Portland, October 3, 2015. Incight and over 320 generous friends and supporters gathered at the Portland Art Museum to celebrate over 11 years of Incight leading the way for people with disabilities. The Benefit raised over $230,000 for the organization’s empowering suite of services. Amy Coe-Ingalls, Emily Wooton and Beth Horton were in the spirit of the event. The night was full of derby-themed surprises and the program kicked off with a recorded welcome from Ronnie Turcotte, rider of Secretariat, winner of the U.S. Triple Crown in 1973. KGW’s Drew Carney was the 2015 Derby Gala MC, and spoke warmly about his passion for Incight’s mission to unlock the potential of people with disabilities.
The event featured games, silent auction gifts, a vacation package raffle, and an exciting live auction led by Johnna Wells, international auctioneer champion. Gala attendees came adorned with derby attire, and enjoyed Mint Juleps, Kentucky Lemonade cocktails, and a menu that was both delectable and fun. The excitement was amplified by the Swindells Charitable Trust who offered a match of contributions during the paddle raise portion of the evening.
Incight hit the highest mark to date in support raised from the event, which will go towards the organization’s adaptive recreation programs, scholarships for students, employment workshops and networking events for job seekers, high-level diversity and inclusion trainings for employers, and towards everything that Incight does in the community to bust stigma and pave the way for people with disabilities to lead a fulfilling life.
Incight was honored to have a number of amazing sponsors support this event, including presenting sponsor Safeway Foundation, platinum sponsors The Standard and Immix Law Group, and gold sponsor Aequitas Capital. Other supporting sponsors were Albina Community Bank, Pacific Power, Cambia Health Solutions, McKesson, FedEx, The Boeing Company, Keen Healthcare, the OSU Foundation, University of Portland, CareOregon, Mass Mutual, PAC MET, OHSU, Oregon Health Authority, Moore Excavation and Pacific Continental Bank. The community truly came together for this event, as Incight also received in kind support from Helioterra Winery, Pacific Pie Company, Widmer Brothers Brewing, Miles Nursery, LNS Captioning, B & B Print Source and many other local businesses.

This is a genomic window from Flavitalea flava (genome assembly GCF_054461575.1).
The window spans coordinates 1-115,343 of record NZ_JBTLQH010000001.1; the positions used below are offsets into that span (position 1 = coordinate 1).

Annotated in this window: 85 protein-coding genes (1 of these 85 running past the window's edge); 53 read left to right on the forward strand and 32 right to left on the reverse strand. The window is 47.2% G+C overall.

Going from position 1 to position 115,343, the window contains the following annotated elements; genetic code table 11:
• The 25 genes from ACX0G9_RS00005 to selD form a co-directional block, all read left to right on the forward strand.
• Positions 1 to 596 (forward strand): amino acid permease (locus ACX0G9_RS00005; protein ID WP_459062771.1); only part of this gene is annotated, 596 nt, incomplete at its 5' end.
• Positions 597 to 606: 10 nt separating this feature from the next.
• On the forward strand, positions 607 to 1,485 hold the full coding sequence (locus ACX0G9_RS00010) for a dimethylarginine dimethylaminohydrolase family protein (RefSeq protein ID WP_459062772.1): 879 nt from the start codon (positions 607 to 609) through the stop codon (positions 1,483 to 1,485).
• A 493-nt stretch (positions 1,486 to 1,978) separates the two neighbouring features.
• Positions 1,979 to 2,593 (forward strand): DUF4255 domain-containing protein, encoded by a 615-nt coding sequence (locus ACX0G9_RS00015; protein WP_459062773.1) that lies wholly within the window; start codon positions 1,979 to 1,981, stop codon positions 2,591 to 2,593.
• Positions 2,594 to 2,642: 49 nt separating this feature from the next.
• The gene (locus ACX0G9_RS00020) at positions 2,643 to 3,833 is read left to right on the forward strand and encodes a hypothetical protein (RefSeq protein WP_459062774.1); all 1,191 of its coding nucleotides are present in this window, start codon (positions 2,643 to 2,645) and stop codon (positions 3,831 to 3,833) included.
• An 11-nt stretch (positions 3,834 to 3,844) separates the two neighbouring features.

Incight is a 501(c) 3 non-profit that supports and empowers key life aspects of education, employment, and independence.
More potential resides within the disability community than has been historically realized – and that much of that potential is unfairly locked up due to stigma, resulting in low expectation.
Incight offers three distinct programs that provide resources to help people who experience disability realize their potential and encourage the community at large to consider greater inclusion. We have created projects that do not reinvent the wheel of disability services, but support and embolden existing systems. Each program is built on the back bone of our anti-stigma approach.
We aim to create a culture of inclusion by leading an important conversation about disability in our community. Our vision includes workplaces free of stigma surrounding disability, support systems for students to access all necessary resources to successfully complete college, recreational opportunities for athletes of all abilities, and a safe forum for people who want to learn more.
Our services directly impact hundreds of students and jobseekers; thousands of athletes, families, educators, non-profits, and business professionals; and countless community partners, corporations, and schools.
Founded in 2004, by Vail Horton, who is a congenital amputee, and Scott Hatley, who has Duchenne Muscular Dystrophy. The name Incight comes from a hybrid of the word Incite – to spark a passion, and Insight – to possess intimate knowledge. This hybrid describes the founders original intention – to destroy the stigma that surrounds disability and fill in the gaps of other support services.
They found studies reporting that only 16% of people with disabilities earned college degrees and 76% were unemployed.
They observe, that since 1990 with the passing of the Americans with Disabilities Act, there are protected rights for people with disabilities and that accommodations and accessibility have increased 10x, the statistics for higher education and employment accomplishments have barely increased.
Significant obstacles remain for people with disabilities – and the largest of all is the stigma – or incorrect attitude and perspective. Lastly, they rightly recognize that this stigma is a two-way street. It occurs internally – within the disability demographic. It also occurs externally – as too much of society discounts those with disabilities.
Recruiting their college roommate, Jerry Carleton, to the cause – Incight was born. Jerry, Scott, and Vail built a team of staff, board members, and volunteers who are deeply committed to affecting real change in their communities.